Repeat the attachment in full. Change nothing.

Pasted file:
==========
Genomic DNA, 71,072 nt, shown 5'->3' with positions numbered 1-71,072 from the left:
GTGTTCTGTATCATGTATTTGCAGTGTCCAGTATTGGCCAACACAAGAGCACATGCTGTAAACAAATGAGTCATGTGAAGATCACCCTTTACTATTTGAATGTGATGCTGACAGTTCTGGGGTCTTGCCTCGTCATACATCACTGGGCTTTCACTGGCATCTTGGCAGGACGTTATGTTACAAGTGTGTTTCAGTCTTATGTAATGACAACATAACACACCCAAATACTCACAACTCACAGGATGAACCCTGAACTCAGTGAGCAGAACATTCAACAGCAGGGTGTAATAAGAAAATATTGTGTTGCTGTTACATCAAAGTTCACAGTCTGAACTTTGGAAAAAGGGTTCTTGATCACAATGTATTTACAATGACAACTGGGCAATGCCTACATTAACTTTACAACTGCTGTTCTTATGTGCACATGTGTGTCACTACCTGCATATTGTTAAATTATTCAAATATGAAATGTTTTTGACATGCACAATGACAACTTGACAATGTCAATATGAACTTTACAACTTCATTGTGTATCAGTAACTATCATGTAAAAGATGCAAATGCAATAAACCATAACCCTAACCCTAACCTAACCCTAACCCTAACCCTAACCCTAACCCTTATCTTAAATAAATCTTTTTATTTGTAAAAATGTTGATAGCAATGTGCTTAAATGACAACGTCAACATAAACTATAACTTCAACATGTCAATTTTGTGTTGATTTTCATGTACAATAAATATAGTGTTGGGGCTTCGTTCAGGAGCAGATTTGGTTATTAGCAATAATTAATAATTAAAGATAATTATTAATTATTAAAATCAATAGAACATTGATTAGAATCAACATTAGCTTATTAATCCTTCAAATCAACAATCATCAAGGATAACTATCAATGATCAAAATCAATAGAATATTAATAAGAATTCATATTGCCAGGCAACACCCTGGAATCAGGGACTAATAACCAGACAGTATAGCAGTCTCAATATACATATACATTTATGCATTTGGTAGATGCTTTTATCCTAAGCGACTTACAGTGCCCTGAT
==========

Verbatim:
Genomic DNA, 71,072 nt, shown 5'->3' with positions numbered 1-71,072 from the left:
GTGTTCTGTATCATGTATTTGCAGTGTCCAGTATTGGCCAACACAAGAGCACATGCTGTAAACAAATGAGTCATGTGAAGATCACCCTTTACTATTTGAATGTGATGCTGACAGTTCTGGGGTCTTGCCTCGTCATACATCACTGGGCTTTCACTGGCATCTTGGCAGGACGTTATGTTACAAGTGTGTTTCAGTCTTATGTAATGACAACATAACACACCCAAATACTCACAACTCACAGGATGAACCCTGAACTCAGTGAGCAGAACATTCAACAGCAGGGTGTAATAAGAAAATATTGTGTTGCTGTTACATCAAAGTTCACAGTCTGAACTTTGGAAAAAGGGTTCTTGATCACAATGTATTTACAATGACAACTGGGCAATGCCTACATTAACTTTACAACTGCTGTTCTTATGTGCACATGTGTGTCACTACCTGCATATTGTTAAATTATTCAAATATGAAATGTTTTTGACATGCACAATGACAACTTGACAATGTCAATATGAACTTTACAACTTCATTGTGTATCAGTAACTATCATGTAAAAGATGCAAATGCAATAAACCATAACCCTAACCCTAACCTAACCCTAACCCTAACCCTAACCCTAACCCTTATCTTAAATAAATCTTTTTATTTGTAAAAATGTTGATAGCAATGTGCTTAAATGACAACGTCAACATAAACTATAACTTCAACATGTCAATTTTGTGTTGATTTTCATGTACAATAAATATAGTGTTGGGGCTTCGTTCAGGAGCAGATTTGGTTATTAGCAATAATTAATAATTAAAGATAATTATTAATTATTAAAATCAATAGAACATTGATTAGAATCAACATTAGCTTATTAATCCTTCAAATCAACAATCATCAAGGATAACTATCAATGATCAAAATCAATAGAATATTAATAAGAATTCATATTGCCAGGCAACACCCTGGAATCAGGGACTAATAACCAGACAGTATAGCAGTCTCAATATACATATACATTTATGCATTTGGTAGATGCTTTTATCCTAAGCGACTTACAGTGCCCTGAT